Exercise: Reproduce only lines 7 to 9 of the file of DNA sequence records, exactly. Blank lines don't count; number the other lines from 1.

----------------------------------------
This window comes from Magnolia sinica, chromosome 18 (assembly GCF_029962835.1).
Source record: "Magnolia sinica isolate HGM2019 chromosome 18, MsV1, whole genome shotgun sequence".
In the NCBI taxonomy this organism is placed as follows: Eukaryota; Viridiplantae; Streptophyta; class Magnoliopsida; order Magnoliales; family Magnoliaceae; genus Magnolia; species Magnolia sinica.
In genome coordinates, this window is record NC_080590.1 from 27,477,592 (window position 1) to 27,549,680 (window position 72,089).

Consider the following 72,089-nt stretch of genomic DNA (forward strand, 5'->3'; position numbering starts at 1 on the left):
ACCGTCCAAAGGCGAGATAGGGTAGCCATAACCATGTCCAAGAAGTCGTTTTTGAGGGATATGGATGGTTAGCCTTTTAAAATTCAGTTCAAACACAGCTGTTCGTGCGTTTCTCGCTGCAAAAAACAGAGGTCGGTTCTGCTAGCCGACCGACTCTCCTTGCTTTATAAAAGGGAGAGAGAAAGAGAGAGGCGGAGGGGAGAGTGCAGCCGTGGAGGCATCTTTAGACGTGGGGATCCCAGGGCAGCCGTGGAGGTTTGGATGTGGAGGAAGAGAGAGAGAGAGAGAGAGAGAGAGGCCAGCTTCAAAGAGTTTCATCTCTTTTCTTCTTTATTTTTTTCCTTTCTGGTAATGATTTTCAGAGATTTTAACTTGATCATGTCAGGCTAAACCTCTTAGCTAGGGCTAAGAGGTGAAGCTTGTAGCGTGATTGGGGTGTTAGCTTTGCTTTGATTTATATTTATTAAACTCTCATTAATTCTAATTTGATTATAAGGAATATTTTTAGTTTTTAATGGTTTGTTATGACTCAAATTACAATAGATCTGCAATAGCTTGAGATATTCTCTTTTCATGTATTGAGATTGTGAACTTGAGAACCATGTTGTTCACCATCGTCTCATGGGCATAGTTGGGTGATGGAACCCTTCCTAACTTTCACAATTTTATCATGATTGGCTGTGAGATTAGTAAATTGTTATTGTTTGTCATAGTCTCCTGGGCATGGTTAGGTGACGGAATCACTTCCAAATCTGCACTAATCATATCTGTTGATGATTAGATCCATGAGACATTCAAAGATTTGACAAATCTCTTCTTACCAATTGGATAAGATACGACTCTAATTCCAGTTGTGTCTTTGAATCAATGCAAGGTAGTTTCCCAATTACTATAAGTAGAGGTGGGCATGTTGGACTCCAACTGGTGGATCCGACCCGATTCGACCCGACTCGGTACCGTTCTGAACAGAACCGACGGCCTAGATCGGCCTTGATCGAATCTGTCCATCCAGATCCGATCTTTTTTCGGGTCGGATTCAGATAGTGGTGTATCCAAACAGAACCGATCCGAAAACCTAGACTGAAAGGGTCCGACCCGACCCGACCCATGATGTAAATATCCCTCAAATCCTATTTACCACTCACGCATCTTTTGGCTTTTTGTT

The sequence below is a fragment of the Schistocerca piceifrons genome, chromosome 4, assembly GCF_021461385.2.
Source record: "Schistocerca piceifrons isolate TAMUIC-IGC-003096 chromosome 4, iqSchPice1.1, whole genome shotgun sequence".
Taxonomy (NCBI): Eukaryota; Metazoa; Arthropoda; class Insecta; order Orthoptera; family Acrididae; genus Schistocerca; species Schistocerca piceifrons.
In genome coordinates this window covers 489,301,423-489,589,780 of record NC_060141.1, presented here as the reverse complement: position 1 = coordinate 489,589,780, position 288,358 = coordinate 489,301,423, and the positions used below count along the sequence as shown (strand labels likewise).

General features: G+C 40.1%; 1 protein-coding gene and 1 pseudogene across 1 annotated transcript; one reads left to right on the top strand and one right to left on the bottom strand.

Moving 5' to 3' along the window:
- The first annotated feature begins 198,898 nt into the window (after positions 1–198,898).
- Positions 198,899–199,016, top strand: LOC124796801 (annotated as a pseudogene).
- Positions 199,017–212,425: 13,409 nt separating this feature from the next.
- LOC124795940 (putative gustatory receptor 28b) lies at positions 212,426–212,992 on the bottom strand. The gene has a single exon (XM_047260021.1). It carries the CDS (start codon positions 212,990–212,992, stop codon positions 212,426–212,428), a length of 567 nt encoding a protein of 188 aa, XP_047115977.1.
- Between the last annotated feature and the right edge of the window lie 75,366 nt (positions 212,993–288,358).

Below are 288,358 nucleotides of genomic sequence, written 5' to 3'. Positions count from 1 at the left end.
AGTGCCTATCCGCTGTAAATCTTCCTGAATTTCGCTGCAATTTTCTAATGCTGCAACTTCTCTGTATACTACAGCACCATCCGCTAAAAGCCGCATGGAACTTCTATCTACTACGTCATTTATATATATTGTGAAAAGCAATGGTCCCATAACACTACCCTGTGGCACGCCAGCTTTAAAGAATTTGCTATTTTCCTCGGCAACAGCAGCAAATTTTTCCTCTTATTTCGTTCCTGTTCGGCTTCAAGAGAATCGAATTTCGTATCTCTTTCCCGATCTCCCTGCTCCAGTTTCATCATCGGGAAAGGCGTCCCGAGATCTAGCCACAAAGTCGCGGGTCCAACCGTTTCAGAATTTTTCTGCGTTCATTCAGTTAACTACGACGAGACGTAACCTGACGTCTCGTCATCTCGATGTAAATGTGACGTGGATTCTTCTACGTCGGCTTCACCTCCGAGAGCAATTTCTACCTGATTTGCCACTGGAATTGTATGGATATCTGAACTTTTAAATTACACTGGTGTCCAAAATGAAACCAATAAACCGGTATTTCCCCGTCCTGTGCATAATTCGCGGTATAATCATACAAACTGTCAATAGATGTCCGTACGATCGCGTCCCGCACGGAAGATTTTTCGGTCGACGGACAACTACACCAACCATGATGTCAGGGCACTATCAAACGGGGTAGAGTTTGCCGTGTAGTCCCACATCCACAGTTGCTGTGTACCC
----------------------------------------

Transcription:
The sequence below is a fragment of the Schistocerca piceifrons genome, chromosome 4, assembly GCF_021461385.2.
Source record: "Schistocerca piceifrons isolate TAMUIC-IGC-003096 chromosome 4, iqSchPice1.1, whole genome shotgun sequence".
Taxonomy (NCBI): Eukaryota; Metazoa; Arthropoda; class Insecta; order Orthoptera; family Acrididae; genus Schistocerca; species Schistocerca piceifrons.